The Institute for Primary Care and Health Sciences (iPCHS) and the Health Economics Unit (HEU) at the University of Birmingham invite applications for studentship for international students.
Back pain, although not life threatening is a major public health problem in Western industrialised societies. The cost associated with back pain on patients, the health care system and society as a whole in the UK was last estimated almost 20 years ago within a cost of illness study which argued that the substantial epidemiological and economic impact of back pain on society was expected to increase further in the future, due to a combination of changing attitudes and expectations, changing methods of medical management and changing social provision
Aims & Methods
- This PhD project will explore the components comprising the economic burden of back pain and explore alternative and appropriate econometric techniques that could appropriately predict the relationship between reported back pain (via GP prescriptions say) and its consequent economic burden given the characteristics of the chosen database. It may be appropriate to explore also, utilising qualitative techniques, the views of economic consequences of back pain from a patient’s perspective with regard to some of the significant relationships identified in the econometric analysis of the routine data. For example, the impact of back pain on the private out of pocket costs to patient and family will be investigated exploring issues such as the time off work, sickness, cost of medications and additional treatments such as physiotherapy.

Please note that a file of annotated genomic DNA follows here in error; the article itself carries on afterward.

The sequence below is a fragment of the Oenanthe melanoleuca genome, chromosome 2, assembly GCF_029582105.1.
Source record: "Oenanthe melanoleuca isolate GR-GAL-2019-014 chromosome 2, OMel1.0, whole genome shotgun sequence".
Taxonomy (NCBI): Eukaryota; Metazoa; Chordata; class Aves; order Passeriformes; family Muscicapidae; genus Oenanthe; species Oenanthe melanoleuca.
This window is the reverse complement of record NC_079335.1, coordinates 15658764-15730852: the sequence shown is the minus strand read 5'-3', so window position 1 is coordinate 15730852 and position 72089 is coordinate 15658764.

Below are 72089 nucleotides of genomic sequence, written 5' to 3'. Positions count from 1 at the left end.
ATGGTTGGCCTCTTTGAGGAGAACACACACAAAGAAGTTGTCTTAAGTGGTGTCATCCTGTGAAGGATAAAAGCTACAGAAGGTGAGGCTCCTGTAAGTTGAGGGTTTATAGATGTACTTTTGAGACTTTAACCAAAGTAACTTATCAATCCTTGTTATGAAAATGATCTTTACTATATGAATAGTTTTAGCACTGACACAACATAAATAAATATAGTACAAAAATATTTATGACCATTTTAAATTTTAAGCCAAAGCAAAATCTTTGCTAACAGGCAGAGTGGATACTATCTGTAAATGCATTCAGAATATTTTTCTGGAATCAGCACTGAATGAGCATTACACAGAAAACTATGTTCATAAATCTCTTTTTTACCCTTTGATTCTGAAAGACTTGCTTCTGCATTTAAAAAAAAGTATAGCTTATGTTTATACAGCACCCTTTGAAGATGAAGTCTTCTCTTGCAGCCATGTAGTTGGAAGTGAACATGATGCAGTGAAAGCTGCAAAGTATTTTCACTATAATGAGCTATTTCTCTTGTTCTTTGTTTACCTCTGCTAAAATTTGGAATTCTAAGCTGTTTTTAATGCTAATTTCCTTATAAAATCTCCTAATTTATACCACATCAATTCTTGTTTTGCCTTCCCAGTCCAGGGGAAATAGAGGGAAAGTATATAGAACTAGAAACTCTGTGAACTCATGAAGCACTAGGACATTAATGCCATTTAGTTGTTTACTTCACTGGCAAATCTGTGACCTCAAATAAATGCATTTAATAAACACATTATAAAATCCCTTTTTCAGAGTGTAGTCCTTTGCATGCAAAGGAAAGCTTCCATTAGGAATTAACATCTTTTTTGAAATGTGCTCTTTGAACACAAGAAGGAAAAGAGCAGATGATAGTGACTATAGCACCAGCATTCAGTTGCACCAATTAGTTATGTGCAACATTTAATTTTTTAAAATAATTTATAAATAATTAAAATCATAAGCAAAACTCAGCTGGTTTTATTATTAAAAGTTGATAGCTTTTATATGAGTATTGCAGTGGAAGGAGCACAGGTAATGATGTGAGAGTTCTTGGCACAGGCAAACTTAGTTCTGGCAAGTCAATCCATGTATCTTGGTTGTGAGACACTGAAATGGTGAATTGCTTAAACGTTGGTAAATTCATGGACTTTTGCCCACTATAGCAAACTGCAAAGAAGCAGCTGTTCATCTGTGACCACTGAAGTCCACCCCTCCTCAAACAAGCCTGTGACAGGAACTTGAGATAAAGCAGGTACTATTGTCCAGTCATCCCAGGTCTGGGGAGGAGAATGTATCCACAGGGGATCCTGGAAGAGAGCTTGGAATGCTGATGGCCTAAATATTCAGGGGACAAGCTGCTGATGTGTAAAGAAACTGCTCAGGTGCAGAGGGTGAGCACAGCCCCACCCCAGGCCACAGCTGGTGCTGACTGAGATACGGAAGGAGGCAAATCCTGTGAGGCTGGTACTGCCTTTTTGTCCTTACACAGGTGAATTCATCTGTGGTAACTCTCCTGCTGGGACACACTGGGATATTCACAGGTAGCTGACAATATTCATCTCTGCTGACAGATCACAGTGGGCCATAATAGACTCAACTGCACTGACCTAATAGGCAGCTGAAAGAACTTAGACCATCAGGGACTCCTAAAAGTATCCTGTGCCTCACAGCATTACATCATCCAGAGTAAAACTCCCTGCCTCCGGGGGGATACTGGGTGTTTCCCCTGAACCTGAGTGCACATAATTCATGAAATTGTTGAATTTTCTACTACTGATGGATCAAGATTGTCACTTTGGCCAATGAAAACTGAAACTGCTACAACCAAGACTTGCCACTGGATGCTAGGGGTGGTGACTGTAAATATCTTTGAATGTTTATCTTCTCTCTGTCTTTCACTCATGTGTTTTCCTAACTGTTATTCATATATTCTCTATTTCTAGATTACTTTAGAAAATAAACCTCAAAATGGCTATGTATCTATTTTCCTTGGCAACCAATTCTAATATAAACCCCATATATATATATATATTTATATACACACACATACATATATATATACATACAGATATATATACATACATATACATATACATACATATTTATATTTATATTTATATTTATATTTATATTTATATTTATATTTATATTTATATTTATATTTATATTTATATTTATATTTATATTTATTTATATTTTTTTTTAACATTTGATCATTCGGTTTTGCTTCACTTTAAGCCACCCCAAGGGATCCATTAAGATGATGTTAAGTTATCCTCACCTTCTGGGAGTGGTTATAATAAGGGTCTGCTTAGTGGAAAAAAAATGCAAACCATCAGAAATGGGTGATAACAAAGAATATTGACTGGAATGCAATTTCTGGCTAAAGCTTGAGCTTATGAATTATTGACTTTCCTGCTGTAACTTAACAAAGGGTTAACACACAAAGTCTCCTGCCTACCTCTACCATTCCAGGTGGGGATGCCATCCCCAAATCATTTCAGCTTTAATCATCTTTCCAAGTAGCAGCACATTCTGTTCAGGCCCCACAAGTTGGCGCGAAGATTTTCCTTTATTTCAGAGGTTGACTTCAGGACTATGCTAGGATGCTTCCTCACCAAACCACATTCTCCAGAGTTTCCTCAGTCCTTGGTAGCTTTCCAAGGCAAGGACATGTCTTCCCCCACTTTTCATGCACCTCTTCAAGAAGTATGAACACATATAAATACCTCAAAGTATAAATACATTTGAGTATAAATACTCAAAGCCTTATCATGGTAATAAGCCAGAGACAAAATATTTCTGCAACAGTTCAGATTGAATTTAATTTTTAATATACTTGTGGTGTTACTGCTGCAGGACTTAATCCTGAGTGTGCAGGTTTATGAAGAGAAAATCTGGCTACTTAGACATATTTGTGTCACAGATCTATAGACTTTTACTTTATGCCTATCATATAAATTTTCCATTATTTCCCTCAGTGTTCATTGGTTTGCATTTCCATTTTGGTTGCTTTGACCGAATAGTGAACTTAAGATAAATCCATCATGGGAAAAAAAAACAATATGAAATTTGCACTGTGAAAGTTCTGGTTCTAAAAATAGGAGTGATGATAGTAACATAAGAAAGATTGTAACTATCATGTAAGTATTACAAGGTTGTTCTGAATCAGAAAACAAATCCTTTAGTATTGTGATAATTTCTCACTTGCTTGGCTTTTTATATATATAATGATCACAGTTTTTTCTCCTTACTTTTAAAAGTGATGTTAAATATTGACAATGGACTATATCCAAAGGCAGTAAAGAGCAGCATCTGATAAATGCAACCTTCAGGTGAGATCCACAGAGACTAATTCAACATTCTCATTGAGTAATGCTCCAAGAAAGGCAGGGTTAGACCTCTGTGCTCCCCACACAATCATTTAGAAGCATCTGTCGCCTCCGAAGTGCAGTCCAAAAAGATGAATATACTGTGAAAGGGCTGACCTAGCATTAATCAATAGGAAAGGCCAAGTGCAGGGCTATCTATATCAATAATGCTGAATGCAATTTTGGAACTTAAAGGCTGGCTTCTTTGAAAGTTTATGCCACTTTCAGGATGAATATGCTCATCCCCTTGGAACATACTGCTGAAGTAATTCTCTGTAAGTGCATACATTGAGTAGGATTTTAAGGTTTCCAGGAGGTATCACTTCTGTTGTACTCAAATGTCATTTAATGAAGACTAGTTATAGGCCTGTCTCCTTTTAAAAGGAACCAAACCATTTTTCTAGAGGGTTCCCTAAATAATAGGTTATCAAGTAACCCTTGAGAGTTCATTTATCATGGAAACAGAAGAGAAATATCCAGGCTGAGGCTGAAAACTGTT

- The overall aim is to utilise econometric methods to exploit current available routine data sources to present a revised estimate of the direct cost and indirect components of the economic burden of back pain in the UK. This estimate is likely to have increased since it was last estimated almost 20 years ago and will provide important information for clinicians, health care commissioners, and public health policy makers, and will inform economic evaluations of interventions to treat or prevent the consequences of back pain
Professor Tracy Roberts (Lead)
Dr Jesse Kigozi
Prof Alessandra Guariglia
Dr Gwenllian Wynne-Jones
Dr Majid Artus
October 2016 (exact date to be confirmed)
Worth of Award
- Funding is available for three years to cover fees for PhD registration 2016/17 home/EU rates and a research studentship stipend of currently £14,296 per annum for 2016/17.
- Non-EU students would be required to pay the balance, currently approximately £8,500 per annum, of the overseas fees themselves.
- A programme of research training will also be provided and it is anticipated that students will be involved in a number of activities at both Keele and Birmingham, including research seminars, journal clubs and an annual student conference.
- Good, 2:1 or above, first degree in health economics, statistics, economics, health sciences, epidemiology, or other health-related discipline, with strong skills in quantitative analysis.
- A Masters degree in a relevant discipline is essential, preferably at Merit or Distinction level. Experience in a health-related discipline useful, but not essential.
- Enquiries and applications should be emailed to Catherine Taylor To apply, please send:
• A Detailed CV, including your nationality and country of birth;
• Names and addresses of two referees;
• A covering letter highlighting your research experience/capabilities;
• Copies of your degree transcripts;
• Evidence of your proficiency in the English language, if applicable.
Deadline: Closing date for applications is Friday July 22, 2016
Date for Interview is Tuesday 2nd August 2016